The Devil's Chord or a Tap on the Shoulder
August 3, 2020 11:26 AM   Subscribe

There is no single continuous “blip” of a monitored heartbeat threatening to end in the stereotypical screaming flat line. It is more a continual fidgeting of sound, a representation of the chaotic systems of a body responding to clinical adjustments in a recursive, non-linear dance toward wellness or death. After a week of sitting beside an intubated loved one, it becomes like birdsong, a fact of nature in this strange, still, pale glade.
posted by Rumple (4 comments total) 10 users marked this as a favorite
 
Dang, what an amazing, sprawling piece. Thanks for posting it.

I am reminded of how quickly I got used to the monitors' rhythms and sounds each time I was with my wife in the delivery room. We could tell from the display & tones when the fetal heart monitor slipped, even before my wife felt it...and well before a nurse appeared to check.
posted by wenestvedt at 12:52 PM on August 3 [1 favorite]


I was in A&E for sepsis last month, and the beep of the ECG was weirdly comforting. Maybe it was the hypoxia, but I felt like it was a game where my job was to get my heart rate back to normal, and the screen and the beep were giving me my score in real time. The ding alarm when the pulse oximeter fell off my ear was incredibly irritating though.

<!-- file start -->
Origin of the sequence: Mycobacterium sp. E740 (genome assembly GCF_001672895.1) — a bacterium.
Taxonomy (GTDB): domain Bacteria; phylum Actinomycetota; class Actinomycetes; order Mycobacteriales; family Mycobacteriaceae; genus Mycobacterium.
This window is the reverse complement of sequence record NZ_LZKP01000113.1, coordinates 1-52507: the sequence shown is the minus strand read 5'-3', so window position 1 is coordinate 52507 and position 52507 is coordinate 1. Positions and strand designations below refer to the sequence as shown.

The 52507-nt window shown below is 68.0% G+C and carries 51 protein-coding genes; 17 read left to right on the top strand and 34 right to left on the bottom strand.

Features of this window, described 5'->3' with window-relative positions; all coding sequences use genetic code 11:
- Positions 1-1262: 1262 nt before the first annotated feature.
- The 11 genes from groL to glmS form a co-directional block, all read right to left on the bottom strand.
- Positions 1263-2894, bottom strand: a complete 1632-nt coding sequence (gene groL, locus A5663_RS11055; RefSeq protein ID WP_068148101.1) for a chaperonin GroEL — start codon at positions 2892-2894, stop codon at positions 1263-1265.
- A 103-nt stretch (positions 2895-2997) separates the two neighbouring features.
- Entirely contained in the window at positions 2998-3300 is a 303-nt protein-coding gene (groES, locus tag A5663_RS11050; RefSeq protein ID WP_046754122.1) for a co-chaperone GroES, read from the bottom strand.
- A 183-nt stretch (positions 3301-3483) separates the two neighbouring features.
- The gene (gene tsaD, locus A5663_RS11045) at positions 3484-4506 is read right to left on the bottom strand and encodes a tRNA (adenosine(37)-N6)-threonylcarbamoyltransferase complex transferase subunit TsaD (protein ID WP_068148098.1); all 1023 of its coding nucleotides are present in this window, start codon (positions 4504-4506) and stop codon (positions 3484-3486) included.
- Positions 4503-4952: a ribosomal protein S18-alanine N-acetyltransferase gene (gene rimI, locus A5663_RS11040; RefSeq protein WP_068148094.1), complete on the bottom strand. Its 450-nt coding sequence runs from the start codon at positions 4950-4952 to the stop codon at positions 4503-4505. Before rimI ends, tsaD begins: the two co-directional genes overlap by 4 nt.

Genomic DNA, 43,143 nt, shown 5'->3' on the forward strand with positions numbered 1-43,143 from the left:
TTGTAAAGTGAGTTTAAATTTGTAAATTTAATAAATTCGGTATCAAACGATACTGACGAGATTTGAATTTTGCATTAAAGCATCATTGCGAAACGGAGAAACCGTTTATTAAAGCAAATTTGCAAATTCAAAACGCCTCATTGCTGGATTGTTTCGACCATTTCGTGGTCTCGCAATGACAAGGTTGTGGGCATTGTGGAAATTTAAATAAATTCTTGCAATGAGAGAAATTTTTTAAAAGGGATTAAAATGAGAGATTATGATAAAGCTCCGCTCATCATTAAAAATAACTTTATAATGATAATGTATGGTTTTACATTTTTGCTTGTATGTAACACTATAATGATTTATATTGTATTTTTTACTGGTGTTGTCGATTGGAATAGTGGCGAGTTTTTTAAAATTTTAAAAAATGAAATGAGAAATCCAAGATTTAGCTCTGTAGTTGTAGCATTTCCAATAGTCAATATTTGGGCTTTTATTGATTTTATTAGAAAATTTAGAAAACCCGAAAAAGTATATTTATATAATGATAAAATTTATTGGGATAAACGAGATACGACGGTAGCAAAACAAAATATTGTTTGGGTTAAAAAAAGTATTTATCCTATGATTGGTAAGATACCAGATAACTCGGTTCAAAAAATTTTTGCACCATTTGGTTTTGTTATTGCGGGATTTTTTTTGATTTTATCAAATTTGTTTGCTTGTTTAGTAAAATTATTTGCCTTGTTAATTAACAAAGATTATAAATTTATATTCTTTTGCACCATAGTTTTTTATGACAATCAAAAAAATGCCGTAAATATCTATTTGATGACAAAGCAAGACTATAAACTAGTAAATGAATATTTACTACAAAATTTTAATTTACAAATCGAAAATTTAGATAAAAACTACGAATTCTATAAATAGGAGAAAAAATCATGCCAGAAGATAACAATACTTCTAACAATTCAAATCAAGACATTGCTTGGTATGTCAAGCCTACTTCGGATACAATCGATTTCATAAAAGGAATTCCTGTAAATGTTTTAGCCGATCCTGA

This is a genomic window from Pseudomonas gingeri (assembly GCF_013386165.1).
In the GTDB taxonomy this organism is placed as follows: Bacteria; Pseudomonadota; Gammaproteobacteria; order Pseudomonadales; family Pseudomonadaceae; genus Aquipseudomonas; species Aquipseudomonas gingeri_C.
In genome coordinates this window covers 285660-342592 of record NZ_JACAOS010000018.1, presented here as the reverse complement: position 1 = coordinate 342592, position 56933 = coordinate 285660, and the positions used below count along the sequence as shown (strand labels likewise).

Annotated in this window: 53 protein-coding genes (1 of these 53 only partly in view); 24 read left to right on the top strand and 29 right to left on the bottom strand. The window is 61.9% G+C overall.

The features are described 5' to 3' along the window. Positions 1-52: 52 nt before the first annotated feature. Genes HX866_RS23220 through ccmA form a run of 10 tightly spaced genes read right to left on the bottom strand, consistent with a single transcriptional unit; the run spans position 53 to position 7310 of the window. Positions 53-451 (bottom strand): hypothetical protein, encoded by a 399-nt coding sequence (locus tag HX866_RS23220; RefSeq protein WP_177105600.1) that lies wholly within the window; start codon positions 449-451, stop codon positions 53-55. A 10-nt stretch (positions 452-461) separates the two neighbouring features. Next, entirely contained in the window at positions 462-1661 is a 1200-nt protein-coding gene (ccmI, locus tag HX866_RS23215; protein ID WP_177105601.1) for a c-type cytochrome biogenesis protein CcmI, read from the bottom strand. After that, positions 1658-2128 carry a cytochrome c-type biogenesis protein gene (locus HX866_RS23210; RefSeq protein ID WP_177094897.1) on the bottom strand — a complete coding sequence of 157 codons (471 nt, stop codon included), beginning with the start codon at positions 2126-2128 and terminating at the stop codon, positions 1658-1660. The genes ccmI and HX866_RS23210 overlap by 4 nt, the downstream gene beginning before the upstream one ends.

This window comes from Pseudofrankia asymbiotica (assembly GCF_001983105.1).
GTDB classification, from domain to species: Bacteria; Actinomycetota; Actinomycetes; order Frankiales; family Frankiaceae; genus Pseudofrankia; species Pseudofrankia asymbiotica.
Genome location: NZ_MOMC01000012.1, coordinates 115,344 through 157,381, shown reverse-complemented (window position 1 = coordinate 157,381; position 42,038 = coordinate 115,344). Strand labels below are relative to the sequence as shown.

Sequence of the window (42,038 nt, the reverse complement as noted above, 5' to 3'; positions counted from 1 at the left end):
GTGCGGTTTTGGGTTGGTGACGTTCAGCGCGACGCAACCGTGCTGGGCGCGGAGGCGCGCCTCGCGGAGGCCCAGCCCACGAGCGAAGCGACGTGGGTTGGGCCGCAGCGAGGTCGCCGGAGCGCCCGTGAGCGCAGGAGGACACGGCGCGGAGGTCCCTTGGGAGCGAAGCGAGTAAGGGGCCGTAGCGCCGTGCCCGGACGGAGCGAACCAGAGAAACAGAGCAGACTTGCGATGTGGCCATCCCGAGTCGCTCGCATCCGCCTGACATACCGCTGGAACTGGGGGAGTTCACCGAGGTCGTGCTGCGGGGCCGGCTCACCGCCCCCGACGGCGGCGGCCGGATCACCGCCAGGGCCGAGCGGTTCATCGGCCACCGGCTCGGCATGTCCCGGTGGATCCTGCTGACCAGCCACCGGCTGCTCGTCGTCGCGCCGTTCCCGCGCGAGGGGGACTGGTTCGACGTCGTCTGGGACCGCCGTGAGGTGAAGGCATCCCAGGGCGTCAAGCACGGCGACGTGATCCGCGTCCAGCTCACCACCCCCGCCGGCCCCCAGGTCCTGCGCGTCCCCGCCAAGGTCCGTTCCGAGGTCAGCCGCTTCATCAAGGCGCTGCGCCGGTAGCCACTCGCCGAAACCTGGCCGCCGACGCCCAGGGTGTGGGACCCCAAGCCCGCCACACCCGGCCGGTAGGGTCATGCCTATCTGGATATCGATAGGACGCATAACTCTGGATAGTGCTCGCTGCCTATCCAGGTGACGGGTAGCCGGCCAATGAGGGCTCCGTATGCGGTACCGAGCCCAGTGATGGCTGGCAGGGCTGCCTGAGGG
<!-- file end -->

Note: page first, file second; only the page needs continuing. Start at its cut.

It was great when they finally unhooked me though and I painfully took off all 12 ECG stickers, removing lots of body hair in the process. Not so great when they came back two hours later and told me they'd changed their minds and I'd have to get hooked up again...
posted by kersplunk at 1:02 PM on August 3 [6 favorites]


Thanks, OP. Unexpected and engaging.
posted by Bella Donna at 1:43 PM on August 3 [1 favorite]


Oh yes, those ICU monitor beeps that are for whatever reason separated by just a few hertz. The beating between them reminded me powerfully of Balinese gamelan "ombak", the 'waves' created by precise detuning. But I was not able to think of the whole NICU soundscape as a gamelan, no, it was too clearly thoughtless.

I remember learning the sounds that meant something serious is occurring to someone's infant in that unit across the room, and... what do you do?
posted by away for regrooving at 12:45 AM on August 4 [2 favorites]


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